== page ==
Does Disney World Have a Maximum Capacity?

As a place that's (usually) known for its crowds, is there a number of people where Disney World draws the line? And what about now, when they're keeping numbers low intentionally?

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Right now, Disney World is operating in an odd limbo. Since reopening on July 11, it’s struggled to maintain happiness, magic, and bliss while also enacting many pretty strict rules to keep guests safe as the COVID-19 pandemic continues to ravage its home state of Florida. These photos of the “new normal” at Disney parks might make you wonder why anyone would want to go right now, but it does have a pretty major perk: Social distancing means no crowds. At Disney World, that’s pretty much unheard of.

In fact, in the “before times,” the park got so crowded—and was so known for its crowds—that you may have found yourself wondering if there was a maximum number of people allowed in the park at any given time, and if so, what it was. And now, when there’s definitely a maximum capacity, what is that?

There’s no one magic number

Yes, Disney World does have a maximum capacity—but there are a couple caveats. For one thing, the maximum capacity is different on different days, depending on what time of year it is and how many guests they’re anticipating. And for another, Disney doesn’t publicly reveal what that number is. They didn’t pre-COVID, and they don’t now. “They say it’s for security and safety purposes,” explains Christoper Lucas, author of Top Disney100 Top Ten Lists of the Best of Disney. “But I think it’s more about their competitors. They want to stay the giant in the theme park industry. So if they don’t give out the exact number, that [allows] them…to play with their numbers and stay one step ahead of everybody else.”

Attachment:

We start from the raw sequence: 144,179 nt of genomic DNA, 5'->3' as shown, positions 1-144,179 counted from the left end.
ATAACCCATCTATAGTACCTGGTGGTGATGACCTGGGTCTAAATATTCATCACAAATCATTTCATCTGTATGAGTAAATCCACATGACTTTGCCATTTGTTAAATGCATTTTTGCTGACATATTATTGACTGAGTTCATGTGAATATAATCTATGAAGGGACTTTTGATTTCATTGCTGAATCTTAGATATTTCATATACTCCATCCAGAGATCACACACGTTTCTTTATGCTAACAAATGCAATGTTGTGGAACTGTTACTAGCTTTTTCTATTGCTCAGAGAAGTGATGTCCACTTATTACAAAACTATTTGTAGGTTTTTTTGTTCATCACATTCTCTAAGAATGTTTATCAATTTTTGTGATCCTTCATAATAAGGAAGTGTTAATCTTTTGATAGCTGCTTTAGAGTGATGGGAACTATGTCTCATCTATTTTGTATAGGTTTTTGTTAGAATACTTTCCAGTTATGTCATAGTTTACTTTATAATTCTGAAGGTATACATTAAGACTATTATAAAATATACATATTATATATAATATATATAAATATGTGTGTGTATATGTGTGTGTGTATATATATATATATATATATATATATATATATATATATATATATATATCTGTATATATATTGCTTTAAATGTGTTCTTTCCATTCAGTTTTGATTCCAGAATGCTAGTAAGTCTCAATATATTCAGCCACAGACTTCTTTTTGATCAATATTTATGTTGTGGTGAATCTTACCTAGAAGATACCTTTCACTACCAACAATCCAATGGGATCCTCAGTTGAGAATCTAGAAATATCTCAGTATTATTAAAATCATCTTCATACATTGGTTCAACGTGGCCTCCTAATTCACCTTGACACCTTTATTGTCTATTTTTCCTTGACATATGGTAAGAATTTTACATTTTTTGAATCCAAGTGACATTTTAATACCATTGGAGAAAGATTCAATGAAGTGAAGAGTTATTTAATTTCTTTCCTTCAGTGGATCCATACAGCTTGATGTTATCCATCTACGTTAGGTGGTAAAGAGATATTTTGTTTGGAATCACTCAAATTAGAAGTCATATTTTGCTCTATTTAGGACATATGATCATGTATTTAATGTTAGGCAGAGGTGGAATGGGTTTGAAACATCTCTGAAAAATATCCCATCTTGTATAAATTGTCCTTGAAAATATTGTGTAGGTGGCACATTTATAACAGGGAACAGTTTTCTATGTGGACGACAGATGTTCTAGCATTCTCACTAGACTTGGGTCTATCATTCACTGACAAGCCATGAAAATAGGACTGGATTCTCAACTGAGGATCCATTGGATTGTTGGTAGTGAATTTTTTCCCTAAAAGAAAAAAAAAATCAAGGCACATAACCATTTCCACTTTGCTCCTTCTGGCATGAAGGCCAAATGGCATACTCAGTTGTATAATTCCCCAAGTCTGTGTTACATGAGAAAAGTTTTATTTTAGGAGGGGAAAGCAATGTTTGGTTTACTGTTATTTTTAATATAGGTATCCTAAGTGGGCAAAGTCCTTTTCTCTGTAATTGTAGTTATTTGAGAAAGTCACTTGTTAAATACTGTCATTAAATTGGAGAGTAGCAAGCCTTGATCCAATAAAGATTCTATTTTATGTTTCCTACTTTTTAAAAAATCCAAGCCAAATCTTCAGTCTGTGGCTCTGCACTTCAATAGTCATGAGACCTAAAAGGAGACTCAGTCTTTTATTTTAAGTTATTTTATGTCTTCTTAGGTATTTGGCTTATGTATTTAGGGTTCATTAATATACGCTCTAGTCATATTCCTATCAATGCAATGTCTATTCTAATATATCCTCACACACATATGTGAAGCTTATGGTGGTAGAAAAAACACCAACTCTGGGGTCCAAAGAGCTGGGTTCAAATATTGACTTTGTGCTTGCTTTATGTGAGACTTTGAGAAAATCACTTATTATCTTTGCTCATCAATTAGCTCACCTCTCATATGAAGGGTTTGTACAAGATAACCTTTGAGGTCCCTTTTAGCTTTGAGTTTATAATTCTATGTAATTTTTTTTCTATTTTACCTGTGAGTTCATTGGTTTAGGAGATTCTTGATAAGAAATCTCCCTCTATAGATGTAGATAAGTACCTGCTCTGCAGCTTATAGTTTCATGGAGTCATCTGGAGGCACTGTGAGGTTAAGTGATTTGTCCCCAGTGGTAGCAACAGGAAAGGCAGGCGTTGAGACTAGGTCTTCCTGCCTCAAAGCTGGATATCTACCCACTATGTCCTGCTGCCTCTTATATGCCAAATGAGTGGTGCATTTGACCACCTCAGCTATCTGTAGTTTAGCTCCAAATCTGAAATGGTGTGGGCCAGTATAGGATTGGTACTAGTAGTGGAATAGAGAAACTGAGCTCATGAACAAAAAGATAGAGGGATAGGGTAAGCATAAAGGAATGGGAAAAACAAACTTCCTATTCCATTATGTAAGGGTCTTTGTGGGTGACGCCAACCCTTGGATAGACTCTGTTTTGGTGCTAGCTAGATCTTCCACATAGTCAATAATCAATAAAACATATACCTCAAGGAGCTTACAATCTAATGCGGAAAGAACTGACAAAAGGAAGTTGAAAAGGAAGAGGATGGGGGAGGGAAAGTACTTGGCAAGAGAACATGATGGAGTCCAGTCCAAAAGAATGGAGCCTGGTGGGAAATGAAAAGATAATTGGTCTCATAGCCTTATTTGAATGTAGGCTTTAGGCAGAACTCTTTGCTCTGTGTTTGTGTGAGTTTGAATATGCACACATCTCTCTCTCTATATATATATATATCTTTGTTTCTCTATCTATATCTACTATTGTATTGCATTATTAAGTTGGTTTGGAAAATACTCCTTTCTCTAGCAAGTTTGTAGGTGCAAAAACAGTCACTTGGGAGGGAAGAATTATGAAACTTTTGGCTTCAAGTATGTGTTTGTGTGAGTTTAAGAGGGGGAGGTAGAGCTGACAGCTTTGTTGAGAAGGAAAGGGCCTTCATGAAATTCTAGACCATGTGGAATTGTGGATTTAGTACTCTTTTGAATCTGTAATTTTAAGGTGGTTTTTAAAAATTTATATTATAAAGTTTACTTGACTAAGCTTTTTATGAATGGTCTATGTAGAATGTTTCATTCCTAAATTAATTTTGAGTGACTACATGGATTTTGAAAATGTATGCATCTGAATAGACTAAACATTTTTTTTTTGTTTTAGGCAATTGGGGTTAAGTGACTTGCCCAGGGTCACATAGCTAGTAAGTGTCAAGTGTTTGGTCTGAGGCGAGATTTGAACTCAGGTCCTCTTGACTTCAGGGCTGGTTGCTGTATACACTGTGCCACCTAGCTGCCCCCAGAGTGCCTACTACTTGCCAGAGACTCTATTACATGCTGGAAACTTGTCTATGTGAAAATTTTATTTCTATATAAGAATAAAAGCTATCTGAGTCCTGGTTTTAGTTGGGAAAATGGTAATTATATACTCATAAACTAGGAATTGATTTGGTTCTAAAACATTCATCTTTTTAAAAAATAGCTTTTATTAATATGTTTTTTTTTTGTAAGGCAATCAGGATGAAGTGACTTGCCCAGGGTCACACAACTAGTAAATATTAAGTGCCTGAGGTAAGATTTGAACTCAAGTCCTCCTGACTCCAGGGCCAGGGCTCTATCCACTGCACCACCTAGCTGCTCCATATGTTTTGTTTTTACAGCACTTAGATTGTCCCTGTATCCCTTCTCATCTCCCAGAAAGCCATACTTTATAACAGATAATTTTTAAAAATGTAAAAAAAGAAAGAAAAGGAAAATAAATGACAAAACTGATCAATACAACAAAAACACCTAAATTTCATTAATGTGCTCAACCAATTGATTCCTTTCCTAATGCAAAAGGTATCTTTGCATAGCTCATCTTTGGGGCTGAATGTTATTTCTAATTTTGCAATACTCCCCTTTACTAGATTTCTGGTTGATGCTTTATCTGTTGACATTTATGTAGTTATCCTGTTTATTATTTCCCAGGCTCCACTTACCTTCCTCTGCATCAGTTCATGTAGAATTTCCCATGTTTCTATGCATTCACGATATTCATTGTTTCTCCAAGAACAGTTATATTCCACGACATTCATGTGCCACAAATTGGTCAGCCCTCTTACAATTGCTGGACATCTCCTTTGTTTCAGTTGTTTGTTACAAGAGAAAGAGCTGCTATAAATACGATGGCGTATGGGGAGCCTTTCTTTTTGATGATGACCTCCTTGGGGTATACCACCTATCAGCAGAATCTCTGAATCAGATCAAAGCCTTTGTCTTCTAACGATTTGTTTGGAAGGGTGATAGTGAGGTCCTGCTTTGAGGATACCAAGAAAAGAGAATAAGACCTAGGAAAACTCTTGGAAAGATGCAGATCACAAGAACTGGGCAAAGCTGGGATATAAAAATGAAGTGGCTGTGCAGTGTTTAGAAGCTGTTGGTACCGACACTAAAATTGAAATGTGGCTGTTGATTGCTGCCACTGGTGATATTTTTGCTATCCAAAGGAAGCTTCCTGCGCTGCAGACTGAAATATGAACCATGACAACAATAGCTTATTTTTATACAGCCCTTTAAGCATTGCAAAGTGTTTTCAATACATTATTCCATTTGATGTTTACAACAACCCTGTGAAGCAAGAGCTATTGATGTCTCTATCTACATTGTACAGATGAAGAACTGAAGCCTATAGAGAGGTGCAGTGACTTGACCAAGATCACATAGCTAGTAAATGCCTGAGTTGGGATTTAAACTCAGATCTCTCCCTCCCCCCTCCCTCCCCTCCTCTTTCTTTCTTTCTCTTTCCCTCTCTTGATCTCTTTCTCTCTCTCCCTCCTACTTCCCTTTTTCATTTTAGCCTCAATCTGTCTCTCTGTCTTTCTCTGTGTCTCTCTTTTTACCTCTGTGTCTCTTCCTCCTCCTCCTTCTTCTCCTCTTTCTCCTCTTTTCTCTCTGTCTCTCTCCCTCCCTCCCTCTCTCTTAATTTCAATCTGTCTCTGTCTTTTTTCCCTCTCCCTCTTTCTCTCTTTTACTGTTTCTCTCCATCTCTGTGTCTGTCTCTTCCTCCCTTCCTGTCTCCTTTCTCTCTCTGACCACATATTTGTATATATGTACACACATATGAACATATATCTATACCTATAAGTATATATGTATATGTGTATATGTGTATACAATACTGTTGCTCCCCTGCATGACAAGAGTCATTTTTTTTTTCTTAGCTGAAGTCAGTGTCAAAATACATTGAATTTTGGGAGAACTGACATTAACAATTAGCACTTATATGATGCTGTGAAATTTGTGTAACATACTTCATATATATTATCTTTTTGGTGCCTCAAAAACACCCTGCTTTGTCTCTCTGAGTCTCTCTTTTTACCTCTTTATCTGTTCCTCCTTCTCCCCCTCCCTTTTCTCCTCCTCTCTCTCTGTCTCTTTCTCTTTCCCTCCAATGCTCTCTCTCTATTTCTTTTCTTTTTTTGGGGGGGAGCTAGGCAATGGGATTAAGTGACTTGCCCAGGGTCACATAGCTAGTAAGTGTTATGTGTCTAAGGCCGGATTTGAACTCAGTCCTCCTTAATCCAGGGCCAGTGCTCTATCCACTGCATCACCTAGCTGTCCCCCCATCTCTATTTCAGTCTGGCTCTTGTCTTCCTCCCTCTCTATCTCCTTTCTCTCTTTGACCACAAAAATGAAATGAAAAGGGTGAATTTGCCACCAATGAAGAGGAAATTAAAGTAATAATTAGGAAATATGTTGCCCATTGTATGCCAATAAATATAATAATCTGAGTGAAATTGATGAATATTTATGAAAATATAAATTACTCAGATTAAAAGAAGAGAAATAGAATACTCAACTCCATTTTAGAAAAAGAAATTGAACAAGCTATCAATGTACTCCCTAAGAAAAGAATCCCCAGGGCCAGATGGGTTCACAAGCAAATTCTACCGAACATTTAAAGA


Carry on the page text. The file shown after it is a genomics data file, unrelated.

What Disney World does reveal is their average number of visitors in a year. For instance, Walt Disney World Resort as a whole, which comprises four theme parks, two water parks, the Disney Springs shopping complex, and more than 25 hotels, sees an average of 50 to 52 million guests a year. More specifically, Magic Kingdom alone—the most popular theme park—gets an average of 50 to 55 thousand visitors per day.

Just because Disney is tight-lipped about it, though, hasn’t stopped people from making educated guesses. Lucas says that a full Magic Kingdom, filled to its absolute maximum, can most likely hold 80 to 100 thousand people. “That’s people looking at square footage and guessing; those are not official numbers,” he clarifies. “Also, former Cast Members have…hinted it, but they can’t go on the record with it.” Find out some more secrets Disney employees won’t tell you.

It changes—a lot

But again, the numbers are subject to a lot of change, even in an ordinary year. The parks’ capacity can fluctuate massively with just the closure of a single ride. Take a big ride like The Haunted Mansion, for instance—thousands of people can, and do, ride it every hour. If it were to close, whither those thousands of people? So, “one week, the capacity could be 40,000 people,” explains Lucas (providing hypothetical numbers based on Magic Kingdom’s average). “The next week, it could be 60,000.”

So there are lots of factors Disney must take into account: which rides are and aren’t open, how much space guests have to move around, et cetera. “[That’s] why, during down times, like January and February, they do more construction—they get [fewer] people,” Lucas says. “When you get into busy seasons, like Christmas, July Fourth, and spring break, then there’s less construction because they need all those pathways open to get people around.”

What about the other parks?

Spaceship Earth at EpcotRussell102/Getty Images

In terms of square footage, Epcot is actually larger than Magic Kingdom (seriously!). But because much of it is the lagoon in the center, its maximum capacity is actually much less than Magic Kingdom’s. Lucas estimates that a good 70,000 people would fill up Epcot. As for Hollywood Studios and Animal Kingdom, they would likely max out at a few thousand people fewer than Magic Kingdom, but they’re considerably less popular than Magic Kingdom and don’t often hit those big numbers.

How do they enforce it?